One of the most poignant and overlooked aspects of the religious pluralism crisis between Israel and American Jewry is that the Ne’eman committee that was set up to find a compromise managed to achieve its goal. That remarkable accomplishment — devising ways to include Conservative and Reform rabbis in Israeli conversions and marriages under the framework of halacha — underscores the fact that the problem threatening to further erode Israel-diaspora relations is more political than religious.When the compromises came to light in Israel last week, they were immediately shot down by the chief rabbinate in the strongest terms. This factor, plus the Conservative and particularly the Reform movement’s insistence on driving this emotional issue as hard as possible, increases the prospect that the Knesset will pass a controversial conversion bill whose net result will mean a short-term victory for the chief rabbinate and its proponents and an incalculable defeat for the Jewish people.Indeed, the only hope of staving off a disaster is in the realization among all parties that to go over the brink — in this case by passing the conversion legislation — would divide Jews in ways too painful to contemplate, from the loss of philanthropic dollars for Israel to the rendering of social, political and spiritual ties between diaspora Jews and the Jewish state.
A major national Jewish fund-raising official confided that if the bill passes, we will see “a Jewish nuclear meltdown,” which he described as the loss of up to $40 million in the national UJA campaign from angry non-Orthodox donors. This, in turn, could close UJA down, he said.Rabbis of every denomination say it will become increasingly difficult to bring Jews together and to evoke support for Israel if the legislation passes.What makes all this so painful is that if the leaders of the Orthodox, Conservative and Reform movements genuinely placed the concept of Clal Yisrael, maintaining Jewish unity, over political gains, the abyss could be avoided. This was proven by the work of the Ne’eman committee, whose fate remains unsettled this week.The committee, appointed by Prime Minister Benjamin Netanyahu last spring, has been chaired, tirelessly and sincerely, by Finance Minister Ya’akov Ne’eman, himself an Orthodox Jew. It is comprised of seven representatives — five Orthodox, one Conservative and one Reform — whose task was to head off proposed legislation in the Knesset that would allow only Orthodox rabbis to officiate at conversions in Israel.After months of discussions, the committee came up with proposals that seemed to satisfy the needs of the various parties. While details are sketchy, it is believed that the conversion proposal calls for candidates to be prepared by a joint body made up of Orthodox, Conservative and Reform officials. The actual conversion would then be officiated by an Orthodox rabbinical court.The marriage plan would allow Conservative and Reform rabbis to officiate at weddings as long as two representatives of the chief rabbinate are in attendance to serve as witnesses and assure that traditional Jewish standards are met.If these proposals, or ones like them, are not accepted, it will be because power, politics and emotions outweighed the historical imperative to preserve the concept of Jewish unity.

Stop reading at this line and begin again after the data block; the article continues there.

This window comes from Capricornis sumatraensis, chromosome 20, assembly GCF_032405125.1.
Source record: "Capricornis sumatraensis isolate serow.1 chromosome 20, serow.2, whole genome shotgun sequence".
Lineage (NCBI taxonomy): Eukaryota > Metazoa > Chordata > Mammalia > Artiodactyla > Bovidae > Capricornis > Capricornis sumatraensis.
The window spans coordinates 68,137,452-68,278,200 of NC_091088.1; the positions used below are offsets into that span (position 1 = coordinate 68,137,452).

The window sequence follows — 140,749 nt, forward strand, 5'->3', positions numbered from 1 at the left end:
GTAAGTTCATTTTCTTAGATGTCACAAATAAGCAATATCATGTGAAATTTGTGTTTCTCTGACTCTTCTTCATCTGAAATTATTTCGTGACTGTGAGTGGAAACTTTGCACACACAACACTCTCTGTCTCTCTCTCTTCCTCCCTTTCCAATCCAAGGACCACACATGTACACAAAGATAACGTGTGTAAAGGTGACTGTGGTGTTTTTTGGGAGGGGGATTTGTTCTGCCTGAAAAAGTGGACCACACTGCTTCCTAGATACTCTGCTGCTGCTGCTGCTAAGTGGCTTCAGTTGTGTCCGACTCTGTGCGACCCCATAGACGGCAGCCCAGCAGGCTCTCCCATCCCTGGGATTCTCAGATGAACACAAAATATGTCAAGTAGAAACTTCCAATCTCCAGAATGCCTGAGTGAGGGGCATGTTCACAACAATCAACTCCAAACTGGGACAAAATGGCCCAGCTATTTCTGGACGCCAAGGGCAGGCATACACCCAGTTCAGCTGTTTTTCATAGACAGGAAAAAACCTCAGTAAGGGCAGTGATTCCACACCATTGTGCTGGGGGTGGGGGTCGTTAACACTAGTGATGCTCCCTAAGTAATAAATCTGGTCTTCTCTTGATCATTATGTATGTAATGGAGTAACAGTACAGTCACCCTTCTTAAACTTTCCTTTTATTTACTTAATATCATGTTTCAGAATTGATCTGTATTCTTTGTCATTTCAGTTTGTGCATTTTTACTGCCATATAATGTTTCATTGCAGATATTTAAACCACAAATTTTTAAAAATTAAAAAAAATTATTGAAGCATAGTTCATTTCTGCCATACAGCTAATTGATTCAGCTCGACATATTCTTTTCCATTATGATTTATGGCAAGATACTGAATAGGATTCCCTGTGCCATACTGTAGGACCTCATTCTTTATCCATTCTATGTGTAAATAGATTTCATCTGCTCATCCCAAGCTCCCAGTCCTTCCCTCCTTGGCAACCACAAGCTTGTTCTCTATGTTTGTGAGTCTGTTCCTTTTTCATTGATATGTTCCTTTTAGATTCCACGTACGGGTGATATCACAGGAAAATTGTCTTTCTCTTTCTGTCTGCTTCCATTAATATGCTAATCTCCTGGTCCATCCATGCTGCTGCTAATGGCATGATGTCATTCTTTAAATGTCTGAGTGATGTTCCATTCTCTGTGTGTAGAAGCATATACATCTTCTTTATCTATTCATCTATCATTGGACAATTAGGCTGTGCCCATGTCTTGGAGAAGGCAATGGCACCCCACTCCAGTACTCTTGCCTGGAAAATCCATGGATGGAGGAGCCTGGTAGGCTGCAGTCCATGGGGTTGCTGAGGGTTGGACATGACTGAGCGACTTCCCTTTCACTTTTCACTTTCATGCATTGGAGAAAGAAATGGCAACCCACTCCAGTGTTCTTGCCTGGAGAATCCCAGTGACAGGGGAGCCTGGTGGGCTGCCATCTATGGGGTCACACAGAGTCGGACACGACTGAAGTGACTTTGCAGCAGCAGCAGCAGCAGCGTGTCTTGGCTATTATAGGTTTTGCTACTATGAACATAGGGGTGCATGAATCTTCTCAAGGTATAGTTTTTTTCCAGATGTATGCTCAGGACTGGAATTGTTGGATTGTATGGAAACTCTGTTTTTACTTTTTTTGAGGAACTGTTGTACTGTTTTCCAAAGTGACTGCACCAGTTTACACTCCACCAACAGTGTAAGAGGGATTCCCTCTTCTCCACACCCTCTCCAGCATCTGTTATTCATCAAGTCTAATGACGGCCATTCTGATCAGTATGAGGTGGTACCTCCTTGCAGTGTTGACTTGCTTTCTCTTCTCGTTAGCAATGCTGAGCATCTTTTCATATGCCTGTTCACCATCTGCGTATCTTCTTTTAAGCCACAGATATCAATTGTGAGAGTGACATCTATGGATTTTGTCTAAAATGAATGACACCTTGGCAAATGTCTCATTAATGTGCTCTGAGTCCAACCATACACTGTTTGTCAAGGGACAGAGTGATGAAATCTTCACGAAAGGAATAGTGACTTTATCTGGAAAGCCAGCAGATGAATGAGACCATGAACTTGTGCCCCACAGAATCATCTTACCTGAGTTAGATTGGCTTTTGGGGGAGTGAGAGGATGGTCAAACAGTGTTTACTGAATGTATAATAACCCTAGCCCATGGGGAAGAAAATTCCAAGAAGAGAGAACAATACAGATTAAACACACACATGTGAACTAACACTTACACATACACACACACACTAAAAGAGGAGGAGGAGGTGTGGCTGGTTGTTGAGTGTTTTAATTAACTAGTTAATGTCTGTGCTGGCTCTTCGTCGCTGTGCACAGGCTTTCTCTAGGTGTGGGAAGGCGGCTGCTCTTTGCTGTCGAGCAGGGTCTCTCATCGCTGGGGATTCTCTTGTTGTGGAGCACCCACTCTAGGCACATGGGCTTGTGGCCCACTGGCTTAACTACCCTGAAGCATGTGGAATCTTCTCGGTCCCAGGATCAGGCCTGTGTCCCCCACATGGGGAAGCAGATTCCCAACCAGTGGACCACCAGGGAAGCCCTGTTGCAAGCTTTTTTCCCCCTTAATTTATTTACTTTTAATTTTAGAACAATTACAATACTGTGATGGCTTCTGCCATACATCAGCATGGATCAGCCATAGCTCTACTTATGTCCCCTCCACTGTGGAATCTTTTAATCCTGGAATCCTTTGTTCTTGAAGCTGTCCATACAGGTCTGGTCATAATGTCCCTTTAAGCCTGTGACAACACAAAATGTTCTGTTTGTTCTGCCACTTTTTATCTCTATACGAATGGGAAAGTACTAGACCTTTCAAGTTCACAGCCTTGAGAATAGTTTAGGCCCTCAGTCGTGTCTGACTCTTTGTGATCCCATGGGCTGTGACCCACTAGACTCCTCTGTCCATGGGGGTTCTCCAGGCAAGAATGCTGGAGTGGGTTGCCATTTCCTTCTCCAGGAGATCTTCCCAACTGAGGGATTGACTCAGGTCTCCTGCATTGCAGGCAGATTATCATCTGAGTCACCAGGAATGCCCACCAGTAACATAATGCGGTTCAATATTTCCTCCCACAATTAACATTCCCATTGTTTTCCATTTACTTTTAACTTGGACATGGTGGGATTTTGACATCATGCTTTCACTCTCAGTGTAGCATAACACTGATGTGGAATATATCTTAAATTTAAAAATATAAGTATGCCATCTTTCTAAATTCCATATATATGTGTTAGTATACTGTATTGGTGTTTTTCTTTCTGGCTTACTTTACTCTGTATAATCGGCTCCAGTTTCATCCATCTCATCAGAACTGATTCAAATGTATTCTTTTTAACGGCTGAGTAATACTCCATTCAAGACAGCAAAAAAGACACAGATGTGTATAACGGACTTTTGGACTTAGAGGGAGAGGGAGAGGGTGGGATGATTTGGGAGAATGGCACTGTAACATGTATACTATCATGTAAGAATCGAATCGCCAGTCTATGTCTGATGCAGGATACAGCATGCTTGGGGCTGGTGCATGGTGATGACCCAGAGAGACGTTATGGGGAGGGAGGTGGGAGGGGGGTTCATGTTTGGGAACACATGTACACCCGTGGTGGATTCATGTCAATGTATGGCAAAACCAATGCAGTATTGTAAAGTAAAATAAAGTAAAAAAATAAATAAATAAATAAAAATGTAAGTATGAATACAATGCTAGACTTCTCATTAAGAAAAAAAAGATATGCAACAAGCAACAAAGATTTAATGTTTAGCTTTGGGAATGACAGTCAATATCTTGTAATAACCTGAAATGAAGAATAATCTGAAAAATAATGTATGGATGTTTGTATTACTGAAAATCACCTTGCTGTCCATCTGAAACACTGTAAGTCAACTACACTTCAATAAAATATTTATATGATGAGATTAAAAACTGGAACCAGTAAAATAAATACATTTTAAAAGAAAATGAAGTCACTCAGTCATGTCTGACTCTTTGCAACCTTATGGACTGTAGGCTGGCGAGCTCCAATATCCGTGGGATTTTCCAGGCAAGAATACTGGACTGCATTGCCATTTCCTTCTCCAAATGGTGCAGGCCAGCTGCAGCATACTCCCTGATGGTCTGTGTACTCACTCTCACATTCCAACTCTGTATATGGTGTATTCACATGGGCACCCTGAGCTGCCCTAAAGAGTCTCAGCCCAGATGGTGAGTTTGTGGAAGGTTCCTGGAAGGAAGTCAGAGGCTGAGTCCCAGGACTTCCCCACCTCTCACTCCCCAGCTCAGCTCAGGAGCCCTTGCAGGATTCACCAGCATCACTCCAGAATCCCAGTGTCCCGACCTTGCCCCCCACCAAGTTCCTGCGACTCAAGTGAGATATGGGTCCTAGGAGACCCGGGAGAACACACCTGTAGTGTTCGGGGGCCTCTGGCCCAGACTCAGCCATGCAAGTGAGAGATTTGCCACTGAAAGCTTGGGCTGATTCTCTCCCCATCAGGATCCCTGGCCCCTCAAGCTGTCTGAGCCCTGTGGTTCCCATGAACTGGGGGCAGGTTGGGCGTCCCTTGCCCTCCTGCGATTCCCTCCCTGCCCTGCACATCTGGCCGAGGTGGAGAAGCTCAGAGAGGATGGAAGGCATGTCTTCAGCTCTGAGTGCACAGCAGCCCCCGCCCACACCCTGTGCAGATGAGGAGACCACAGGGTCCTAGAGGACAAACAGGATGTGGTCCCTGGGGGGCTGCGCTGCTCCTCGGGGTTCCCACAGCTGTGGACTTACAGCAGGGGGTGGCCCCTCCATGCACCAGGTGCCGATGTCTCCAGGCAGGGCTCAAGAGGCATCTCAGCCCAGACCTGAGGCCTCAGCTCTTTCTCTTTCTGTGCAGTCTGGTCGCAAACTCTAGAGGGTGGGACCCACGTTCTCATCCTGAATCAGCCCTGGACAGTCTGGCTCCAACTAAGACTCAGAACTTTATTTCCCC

That would be more than a shame; already there is plenty of blame to go around.The chief rabbinate and its proponents perceive of Conservative and Reform Judaism as a spiritual threat to the Jewish future and ignore the reality of the movements’ strength and depth in this country.Many Orthodox rabbis in the U.S. express pain, privately, over the rigid resistance by the chief rabbinate to any form of political — not religious — compromise. But they say they cannot speak out against the proposed legislation without risking their own status.The Conservative and Reform movements, in turn, have animated their constituents at home with the perceived inequity of their status as second-rate Jews in the eyes of Israel rather than making efforts to establish a serious presence in Israel, through aliya and outreach to Israelis. Will their legal efforts in the courts win them supporters among the Israeli population?Then there is the prime minister, who has sought to avoid taking a stand on the issue, juggling his political concerns — the Orthodox parties in his coalition are threatening to bolt if this legislation isn’t passed — and his moral obligation to maintain Jewish unity by working to ensure that the bill is not approved. So far he has tried to sidestep a showdown by urging American Jews not to impose their standards of democracy and religious practice on Israel. It’s a good point, but it may be too late for logic in this crisis. We’ve reached an emotional level that goes beyond the fact that the conversion legislation would only affect a handful of people a year, that it only codifies the existing status quo, that it does not speak to the religious status of non-Orthodox Jews in the diaspora.The prime minister must now support the work of the Ne’eman committee rather than just push for further delays. Indeed, the crisis will only be averted if leaders of all stripes accept their primary responsibility to put Jewish unity over political gain. Otherwise we will have one party or another win the battle and the Jewish people lose the war.